In chapter three, “The Legacy of a Letter: Sabellianism or Scribal Blunder in John 1.1c?” Matthew P. Morgan presents scribal habits as a “historical lens” on theological development in the early church. He focuses on the roots and rise of Sabellianism, the reactions of the Chruch Fathers to it. Then Morgan analyzes scribal habits in codices Regius and Freerianus, and finishes with a presentation on the grammatical viability of the textual variant in John 1.1c.
Adam G. Messer writes chapter four, “Patristic Theology and Recension in Matthew 24:36: An Evaluation of Ehrman’s Text-Critical Methodology.” According to Messer, those who discern ulterior motives in variants judged to have been purposely made by orthodox scribes, may be assuming too much. “Although any change is a deviation from the original, the difference in a clarification is that it typically better preserves the meaning and buttresses it against heretical counterfesance.”
Tim Ricchuiti has us “Tracking Thomas” in chapter five. In his chapter, Ricchuiti takes “A Text-Critical Look at the Transmission of the Gospel of Thomas.” This chapter provides the “Apocryphal Evidence” in Wallace’s subtitle. Ricchuiti’s “purpose [in this chapter is] (1) to conduct a comparison of the Greek fragments of the Gospel of Thomas to the full Coptic manuscript, (2) to assess the merit of the four manuscripts containing Thomas with respet to their originality, and (3) should the assessment yield fruit, to draw a few conclusions on the scholarly consensus regarding both the character of the Greek fragments versus the Coptic text and the amount of theological alteration present, particularly in Thomas, but more generally in noncanonical works as a whole” (page 226).
Finally, in chapter six, Brian Wright examines several New Testament texts which explicitly call Jesus “theos” or God, attempting to demonstrate that this was not a theological development, as many skeptics claim, but rather began with the first century New Testament writings.
This book looks very satisfying. Pick up a copy for yourself, if you’re inclined to this sort of reading. Now, with all of this in mind, the following is how Dr. Wallace not only introduces his book, but also his argument in the debate. With these words, he gives us sage advice.
Two Attitudes to Avoid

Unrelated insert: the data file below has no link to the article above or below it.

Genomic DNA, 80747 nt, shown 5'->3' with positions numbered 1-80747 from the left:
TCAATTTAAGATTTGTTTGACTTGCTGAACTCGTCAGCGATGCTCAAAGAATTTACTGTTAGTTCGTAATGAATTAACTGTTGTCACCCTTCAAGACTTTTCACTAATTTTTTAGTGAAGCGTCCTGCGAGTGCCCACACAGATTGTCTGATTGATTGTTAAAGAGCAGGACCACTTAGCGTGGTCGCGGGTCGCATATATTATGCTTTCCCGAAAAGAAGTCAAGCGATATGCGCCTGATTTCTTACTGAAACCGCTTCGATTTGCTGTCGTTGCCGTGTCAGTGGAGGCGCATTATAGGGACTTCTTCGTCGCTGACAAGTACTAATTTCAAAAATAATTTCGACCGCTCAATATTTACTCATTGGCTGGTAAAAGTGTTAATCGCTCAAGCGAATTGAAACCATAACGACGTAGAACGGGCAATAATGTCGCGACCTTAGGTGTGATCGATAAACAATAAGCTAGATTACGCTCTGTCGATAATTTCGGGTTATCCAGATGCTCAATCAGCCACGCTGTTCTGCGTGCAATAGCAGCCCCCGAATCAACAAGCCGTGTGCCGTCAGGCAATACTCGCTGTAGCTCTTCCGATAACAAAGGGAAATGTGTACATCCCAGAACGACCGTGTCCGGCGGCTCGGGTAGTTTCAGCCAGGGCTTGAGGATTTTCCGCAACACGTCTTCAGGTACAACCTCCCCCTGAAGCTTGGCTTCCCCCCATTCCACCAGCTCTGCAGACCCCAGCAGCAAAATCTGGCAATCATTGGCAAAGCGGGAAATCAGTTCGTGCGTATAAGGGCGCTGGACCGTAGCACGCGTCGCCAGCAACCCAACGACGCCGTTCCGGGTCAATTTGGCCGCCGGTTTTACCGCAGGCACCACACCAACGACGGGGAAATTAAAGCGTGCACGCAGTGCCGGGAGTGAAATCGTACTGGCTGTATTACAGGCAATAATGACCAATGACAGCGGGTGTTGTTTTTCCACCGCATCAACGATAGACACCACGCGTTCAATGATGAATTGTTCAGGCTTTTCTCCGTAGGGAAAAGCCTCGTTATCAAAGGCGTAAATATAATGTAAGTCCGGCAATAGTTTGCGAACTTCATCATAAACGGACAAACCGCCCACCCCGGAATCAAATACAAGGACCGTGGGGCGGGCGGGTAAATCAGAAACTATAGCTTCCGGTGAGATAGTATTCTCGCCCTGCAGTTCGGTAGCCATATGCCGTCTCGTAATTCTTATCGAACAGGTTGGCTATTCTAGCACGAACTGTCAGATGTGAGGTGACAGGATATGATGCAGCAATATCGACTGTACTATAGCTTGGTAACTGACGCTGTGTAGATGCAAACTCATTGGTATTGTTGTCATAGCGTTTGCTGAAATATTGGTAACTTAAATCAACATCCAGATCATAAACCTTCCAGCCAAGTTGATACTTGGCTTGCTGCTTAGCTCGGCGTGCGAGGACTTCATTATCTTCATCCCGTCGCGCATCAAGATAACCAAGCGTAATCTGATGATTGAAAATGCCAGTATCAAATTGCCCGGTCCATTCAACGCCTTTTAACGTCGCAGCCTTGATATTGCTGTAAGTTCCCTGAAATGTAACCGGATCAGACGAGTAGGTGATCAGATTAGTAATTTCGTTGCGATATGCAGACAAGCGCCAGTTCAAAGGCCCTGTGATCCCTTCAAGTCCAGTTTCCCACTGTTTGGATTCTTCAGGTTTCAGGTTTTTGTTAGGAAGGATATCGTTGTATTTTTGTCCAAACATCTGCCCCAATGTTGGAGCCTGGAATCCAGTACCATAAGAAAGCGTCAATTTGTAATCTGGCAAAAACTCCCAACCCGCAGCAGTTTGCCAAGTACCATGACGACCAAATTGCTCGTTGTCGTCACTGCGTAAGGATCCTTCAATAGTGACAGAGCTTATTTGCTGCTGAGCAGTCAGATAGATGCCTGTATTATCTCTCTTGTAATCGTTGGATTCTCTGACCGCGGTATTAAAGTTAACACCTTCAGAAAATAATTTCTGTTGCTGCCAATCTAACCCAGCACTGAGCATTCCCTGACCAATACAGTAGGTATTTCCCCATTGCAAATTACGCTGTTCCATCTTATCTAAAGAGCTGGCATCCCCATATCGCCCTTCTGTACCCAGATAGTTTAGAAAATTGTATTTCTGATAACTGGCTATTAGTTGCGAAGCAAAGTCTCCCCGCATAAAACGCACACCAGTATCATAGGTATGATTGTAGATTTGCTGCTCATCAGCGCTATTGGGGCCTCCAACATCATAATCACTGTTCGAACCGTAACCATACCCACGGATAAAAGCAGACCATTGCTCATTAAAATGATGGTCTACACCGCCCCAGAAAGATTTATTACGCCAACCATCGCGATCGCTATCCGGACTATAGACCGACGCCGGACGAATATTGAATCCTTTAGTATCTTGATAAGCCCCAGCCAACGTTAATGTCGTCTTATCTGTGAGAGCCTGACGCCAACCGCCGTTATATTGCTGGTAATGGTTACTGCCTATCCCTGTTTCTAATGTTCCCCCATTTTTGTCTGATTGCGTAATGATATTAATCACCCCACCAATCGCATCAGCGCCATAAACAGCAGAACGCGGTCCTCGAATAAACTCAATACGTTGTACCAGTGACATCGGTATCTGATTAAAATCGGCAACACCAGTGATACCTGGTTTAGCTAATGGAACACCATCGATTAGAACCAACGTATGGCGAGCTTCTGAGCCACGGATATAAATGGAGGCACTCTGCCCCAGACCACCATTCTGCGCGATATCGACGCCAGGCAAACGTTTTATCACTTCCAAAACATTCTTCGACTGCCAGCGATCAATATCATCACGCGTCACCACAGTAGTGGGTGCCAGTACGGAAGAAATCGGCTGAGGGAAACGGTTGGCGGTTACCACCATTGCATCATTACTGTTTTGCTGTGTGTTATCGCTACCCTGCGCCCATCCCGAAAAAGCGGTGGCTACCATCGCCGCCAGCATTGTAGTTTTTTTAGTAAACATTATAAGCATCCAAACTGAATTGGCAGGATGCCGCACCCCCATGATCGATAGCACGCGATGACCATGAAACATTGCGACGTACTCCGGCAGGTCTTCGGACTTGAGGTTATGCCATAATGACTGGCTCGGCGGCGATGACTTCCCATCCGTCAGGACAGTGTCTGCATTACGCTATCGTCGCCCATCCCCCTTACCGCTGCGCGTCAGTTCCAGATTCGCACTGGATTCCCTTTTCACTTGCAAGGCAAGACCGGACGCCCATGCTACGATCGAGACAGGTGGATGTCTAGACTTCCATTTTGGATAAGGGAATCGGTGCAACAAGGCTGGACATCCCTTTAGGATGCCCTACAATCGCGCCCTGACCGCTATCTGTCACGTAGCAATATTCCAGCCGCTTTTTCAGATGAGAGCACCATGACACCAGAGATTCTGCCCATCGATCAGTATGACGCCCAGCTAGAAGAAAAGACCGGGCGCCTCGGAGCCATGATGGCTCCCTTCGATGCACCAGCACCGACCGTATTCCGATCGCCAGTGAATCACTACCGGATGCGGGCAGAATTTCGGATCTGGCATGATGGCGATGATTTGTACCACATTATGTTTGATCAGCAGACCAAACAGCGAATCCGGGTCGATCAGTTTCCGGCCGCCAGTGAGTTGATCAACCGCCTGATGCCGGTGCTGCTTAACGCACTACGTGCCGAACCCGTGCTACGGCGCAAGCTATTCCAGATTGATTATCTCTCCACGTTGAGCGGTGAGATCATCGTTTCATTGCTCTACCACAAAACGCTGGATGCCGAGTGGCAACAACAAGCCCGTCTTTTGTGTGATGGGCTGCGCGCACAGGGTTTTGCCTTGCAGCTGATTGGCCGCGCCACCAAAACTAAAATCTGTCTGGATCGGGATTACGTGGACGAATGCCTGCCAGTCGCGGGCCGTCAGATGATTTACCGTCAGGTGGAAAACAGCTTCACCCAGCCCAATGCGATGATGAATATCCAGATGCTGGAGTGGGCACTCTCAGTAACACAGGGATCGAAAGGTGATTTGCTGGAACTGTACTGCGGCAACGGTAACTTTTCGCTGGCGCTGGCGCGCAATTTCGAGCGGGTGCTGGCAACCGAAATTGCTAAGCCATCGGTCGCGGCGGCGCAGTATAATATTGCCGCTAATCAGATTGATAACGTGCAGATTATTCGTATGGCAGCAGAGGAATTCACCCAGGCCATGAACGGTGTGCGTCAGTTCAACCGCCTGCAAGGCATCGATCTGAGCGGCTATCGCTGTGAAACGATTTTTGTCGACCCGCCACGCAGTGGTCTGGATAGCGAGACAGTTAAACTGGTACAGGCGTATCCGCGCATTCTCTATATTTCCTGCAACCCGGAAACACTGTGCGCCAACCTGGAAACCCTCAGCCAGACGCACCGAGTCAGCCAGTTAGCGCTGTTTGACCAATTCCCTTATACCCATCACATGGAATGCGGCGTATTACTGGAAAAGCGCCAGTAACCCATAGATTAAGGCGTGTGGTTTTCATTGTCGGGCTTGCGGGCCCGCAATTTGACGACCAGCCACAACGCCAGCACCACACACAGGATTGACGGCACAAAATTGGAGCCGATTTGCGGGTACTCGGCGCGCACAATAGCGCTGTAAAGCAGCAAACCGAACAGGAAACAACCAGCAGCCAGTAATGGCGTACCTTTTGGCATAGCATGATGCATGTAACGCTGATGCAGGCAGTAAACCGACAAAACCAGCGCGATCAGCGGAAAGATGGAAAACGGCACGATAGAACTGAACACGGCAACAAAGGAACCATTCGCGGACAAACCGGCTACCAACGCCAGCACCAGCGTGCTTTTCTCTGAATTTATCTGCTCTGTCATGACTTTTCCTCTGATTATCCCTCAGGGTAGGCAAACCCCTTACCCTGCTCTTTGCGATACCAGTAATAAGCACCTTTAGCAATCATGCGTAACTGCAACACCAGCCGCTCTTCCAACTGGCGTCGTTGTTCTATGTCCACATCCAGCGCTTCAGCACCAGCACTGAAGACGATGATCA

To begin with, there are two attitudes that we should try to avoid: absolute certainty and total despair. On the one side are King James Only advocates; they are absolutely certain that the KJV, in every place, exactly represents the original text. To be frank, the quest for certainty often overshadows the quest for truth in conservative theological circles and is a temptation that we need to resist. It is fundamentally the temptation of modernism. To our shame, evangelicals have too often been more concerned to protect our presuppositions than to pursue truth at all costs.
On the other side are a few radical scholars who are so skeptical that no piece of data, no hard fact, is safe in their hands. It all turns to putty because all views are created equal. If everything is equally possible, then no view is more probable than any other view. In Starbucks and on the street, in college classrooms and on the airwaves, you can hear the line “We really don’t know what the NT originally said since we no longer possess the originals and since there could have been tremendous tampering with the text before our existing copies were produced.”
But are any biblical scholars this skeptical? Robert Funk, the head of the Jesus Seminar, seemed to be. In The Five Gospels he said,
Even careful copyists make mistakes, as every proofreader knows. So we will never be able to claim certain knowledge of exactly what the original text of any biblical writing was.
The temporal gap that separates Jesus from the first surviving copies of the gospels—about one hundred and seventy-five years—corresponds to the lapse in time from 1776—the writing of the Declaration of Independence—to 1950. What if the oldest copies of the founding document dated only from 1950?